Monday, October 09, 2006

Young Muslims Embrace Two Worlds

Generation M redefines the American Muslim

by Maahum Chaudhry, staff writer
September 14, 2006 10:10 AM

Sheikh Hamza Yusuf's message to Muslim youth growing up in America was clear: “Good Luck!”

“It’s a challenge growing up as a Muslim youth anywhere,” said Yusuf.

Yusuf is the founder of the first Islamic seminary in the United States, Zaytuna Institute in Hayward, Calif. Last Saturday he addressed a crowd of Muslims and non-Muslims at the annual Generation M event in Union Square. Generation M is a youth organization that promotes religious tolerance and consciousness. The event brings together Muslim youth from around the Bay Area.

With the conflict in the Middle East so prominent in the news, a lot of attention has been focused on Muslims in America. They struggle to fit into American society in their schools, with friends, and in the community, while still playing an active role in Islam.

Imam Zaid Shakir, a scholar at Zaytuna, also spoke at the event.

"Youth is a time for dreaming and constructing a vision for a better world. If you can't envision it, how can it come about?" Shakir said. “It’s very important for Muslim youth to realize the scope and depth of the contribution they can make to society."

Shakir also gave some advice to young Muslim. “Be yourself, be proud, be compassionate, be merciful,” he said.

Adeel Iqbal, a board member on A Muslim Voice, an organization that defends human rights, and editor of the Daily Californian at the University of California at Berkeley, did not take long to say what he thought was the biggest issue concerning Muslim young people: identity.

He said that it was difficult to balance culture and religion. “Many (Muslim youth) try to be ‘American’ but don’t know how to balance that with religion,” Iqbal said.

Shamira Chothia studied traditional Islamic sciences in Africa, Europe, and Asia and now teaches at Zaytuna. She found a way to balance both her culture and her religion while growing up Muslim in America. “In being Muslim, incorporate the best of both worlds, both cultures,” she said.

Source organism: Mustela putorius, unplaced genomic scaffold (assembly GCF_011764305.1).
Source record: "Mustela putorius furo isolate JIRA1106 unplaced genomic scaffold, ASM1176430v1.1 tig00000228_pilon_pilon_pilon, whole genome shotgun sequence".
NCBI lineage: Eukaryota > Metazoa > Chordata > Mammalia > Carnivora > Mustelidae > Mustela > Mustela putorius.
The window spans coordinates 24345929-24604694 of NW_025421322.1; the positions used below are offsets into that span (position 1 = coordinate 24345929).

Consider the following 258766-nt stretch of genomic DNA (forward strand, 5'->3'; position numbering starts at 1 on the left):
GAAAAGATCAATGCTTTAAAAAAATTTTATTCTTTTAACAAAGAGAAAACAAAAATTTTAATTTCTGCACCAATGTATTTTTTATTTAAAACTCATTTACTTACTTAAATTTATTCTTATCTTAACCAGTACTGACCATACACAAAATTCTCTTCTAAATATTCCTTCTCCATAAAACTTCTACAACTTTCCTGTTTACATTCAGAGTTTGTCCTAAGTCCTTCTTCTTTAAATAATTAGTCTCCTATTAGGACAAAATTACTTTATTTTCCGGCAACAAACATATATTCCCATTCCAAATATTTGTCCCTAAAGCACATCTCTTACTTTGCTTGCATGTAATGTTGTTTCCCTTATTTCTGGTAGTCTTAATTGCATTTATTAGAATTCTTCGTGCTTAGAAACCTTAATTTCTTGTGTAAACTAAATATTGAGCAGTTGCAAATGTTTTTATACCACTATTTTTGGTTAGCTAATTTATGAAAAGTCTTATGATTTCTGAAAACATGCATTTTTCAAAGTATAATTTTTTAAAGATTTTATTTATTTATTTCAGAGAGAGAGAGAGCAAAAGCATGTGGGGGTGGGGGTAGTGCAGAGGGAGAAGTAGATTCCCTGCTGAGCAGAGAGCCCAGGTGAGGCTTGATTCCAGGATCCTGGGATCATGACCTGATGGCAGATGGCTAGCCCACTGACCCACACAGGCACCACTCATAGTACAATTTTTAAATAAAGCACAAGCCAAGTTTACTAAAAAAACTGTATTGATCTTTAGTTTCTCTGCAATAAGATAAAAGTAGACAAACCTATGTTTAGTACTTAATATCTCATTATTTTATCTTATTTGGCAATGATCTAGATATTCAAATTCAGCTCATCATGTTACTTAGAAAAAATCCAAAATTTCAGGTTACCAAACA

When Chothia first started wearing the hijab in high school, which many Muslim women wear to cover their heads, a few girls thought she was making a fashion statement since she would match her headscarf with her outfits. “ Muslim women want to be treated for their minds, not body.” Chothia said, “I showed my Muslim identity with my hijab but I wore it with jeans to show my American side.”

Abdul Rasheed thinks that the American culture that the Muslim youth are “eating up” is making the them feel bad about their religion. Rasheed is a part of Discover Islam, an organization based in Virginia that produces posters and pamphlets to help educate people about Islam. He mentioned that he had heard of some men named Muhammad who began calling themselves “Mo.”

“Youth are going to think something is wrong with them,” said Rasheed. “We have to make our own definition of Islam.”

Faran Sikandar, a Bay Area Multicultural Media Academy (BAMMA) graduate, volunteered at the Generation M event. Sikander believes that one of the best ways to teach others about Islam is through your actions.

“I let people know I’m Muslim,” he said. “People respect me.” As student body president at his high school, Sikander said that he was able to use the opportunity to change the negative perception that most people had of Muslims into something positive.

Aubry Conely, who is not a Muslim, came to Generation M with his friends. “It’s rough fitting into society for them,” he said of his friends. “They get stereotyped, but they handle it with class. They say ‘I’m not a terrorist, I’m a Muslim’.”

Please also see Ms. Chaudhry's most relevant article:
Racial profiling at airports unfairly targets muslims (9/06)

1 comment:

  1. Anonymous7:44 PM

    other works by Maahum Chaudhry